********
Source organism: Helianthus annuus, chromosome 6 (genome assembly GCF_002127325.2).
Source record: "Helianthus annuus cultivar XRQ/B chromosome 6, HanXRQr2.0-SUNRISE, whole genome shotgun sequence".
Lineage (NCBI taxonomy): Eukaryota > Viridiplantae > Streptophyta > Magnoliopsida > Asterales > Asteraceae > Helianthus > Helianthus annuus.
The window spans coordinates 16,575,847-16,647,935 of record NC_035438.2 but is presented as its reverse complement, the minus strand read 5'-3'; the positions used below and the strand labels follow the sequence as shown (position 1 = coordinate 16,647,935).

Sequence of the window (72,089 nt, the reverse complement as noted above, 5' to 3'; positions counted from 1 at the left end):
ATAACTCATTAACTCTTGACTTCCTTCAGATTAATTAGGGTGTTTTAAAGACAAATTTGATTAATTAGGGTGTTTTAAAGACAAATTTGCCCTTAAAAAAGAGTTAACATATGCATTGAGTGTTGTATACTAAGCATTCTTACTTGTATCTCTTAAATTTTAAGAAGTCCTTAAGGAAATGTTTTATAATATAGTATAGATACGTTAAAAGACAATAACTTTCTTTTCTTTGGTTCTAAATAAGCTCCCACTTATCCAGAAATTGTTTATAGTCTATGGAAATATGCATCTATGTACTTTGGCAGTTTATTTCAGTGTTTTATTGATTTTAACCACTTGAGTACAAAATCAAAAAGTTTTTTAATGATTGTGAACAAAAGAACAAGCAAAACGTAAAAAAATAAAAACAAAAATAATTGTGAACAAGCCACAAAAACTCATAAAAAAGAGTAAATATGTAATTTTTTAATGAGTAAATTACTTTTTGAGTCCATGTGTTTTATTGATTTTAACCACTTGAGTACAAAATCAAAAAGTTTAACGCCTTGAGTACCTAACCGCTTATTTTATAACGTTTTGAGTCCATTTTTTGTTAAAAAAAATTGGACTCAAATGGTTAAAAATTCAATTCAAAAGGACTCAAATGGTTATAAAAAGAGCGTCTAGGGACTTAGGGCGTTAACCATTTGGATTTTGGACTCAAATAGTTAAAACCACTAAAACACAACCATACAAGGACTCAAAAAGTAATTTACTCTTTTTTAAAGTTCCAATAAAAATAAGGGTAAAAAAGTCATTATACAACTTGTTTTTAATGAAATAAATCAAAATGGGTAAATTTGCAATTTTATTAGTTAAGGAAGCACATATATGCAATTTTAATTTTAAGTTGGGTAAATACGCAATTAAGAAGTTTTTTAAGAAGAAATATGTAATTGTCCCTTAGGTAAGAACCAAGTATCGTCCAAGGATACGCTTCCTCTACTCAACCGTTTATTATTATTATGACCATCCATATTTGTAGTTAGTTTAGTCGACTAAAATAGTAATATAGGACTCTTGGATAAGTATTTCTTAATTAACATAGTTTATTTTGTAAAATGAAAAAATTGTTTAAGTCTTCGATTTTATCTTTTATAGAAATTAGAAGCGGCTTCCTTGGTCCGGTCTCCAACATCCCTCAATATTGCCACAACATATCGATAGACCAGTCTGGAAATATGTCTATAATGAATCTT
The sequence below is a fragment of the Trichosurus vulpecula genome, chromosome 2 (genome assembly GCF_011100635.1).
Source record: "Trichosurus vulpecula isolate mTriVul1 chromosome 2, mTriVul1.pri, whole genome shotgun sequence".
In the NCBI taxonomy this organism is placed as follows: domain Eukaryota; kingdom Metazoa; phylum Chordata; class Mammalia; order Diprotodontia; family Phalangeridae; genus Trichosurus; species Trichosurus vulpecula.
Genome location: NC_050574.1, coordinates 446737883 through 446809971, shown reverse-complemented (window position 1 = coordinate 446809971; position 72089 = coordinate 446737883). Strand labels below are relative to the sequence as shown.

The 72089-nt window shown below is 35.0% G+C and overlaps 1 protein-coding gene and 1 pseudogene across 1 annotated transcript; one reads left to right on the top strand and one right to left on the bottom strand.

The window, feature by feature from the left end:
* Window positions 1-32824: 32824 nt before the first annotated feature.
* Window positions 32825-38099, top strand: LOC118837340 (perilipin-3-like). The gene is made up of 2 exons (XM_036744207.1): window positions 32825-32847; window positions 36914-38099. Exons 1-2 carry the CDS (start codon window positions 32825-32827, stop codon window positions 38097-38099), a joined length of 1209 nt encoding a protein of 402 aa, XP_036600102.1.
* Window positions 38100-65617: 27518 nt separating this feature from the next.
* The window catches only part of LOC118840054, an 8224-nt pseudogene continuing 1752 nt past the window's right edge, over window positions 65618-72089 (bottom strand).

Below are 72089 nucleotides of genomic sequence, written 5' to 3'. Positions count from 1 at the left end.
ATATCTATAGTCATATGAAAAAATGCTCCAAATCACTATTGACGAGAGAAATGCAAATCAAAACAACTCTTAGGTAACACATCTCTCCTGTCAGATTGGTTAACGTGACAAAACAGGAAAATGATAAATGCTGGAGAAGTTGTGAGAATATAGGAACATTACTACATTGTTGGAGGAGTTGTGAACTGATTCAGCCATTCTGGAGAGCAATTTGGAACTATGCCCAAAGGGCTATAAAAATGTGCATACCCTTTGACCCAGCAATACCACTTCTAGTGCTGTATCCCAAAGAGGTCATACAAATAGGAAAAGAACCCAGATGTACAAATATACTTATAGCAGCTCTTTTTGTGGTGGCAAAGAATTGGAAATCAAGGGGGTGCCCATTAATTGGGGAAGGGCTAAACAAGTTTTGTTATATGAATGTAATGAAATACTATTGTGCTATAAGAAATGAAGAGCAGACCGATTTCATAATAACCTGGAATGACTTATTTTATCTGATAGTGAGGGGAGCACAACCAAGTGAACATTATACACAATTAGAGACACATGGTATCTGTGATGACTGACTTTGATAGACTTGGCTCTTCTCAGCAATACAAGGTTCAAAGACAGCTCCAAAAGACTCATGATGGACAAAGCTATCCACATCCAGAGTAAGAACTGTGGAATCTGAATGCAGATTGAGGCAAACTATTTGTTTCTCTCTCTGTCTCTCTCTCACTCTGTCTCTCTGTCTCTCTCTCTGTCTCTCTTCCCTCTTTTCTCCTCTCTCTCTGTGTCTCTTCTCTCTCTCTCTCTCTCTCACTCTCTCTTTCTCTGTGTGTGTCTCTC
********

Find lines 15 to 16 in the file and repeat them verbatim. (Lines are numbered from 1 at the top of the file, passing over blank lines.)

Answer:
* Window positions 38100-65617: 27518 nt separating this feature from the next.
* The window catches only part of LOC118840054, an 8224-nt pseudogene continuing 1752 nt past the window's right edge, over window positions 65618-72089 (bottom strand).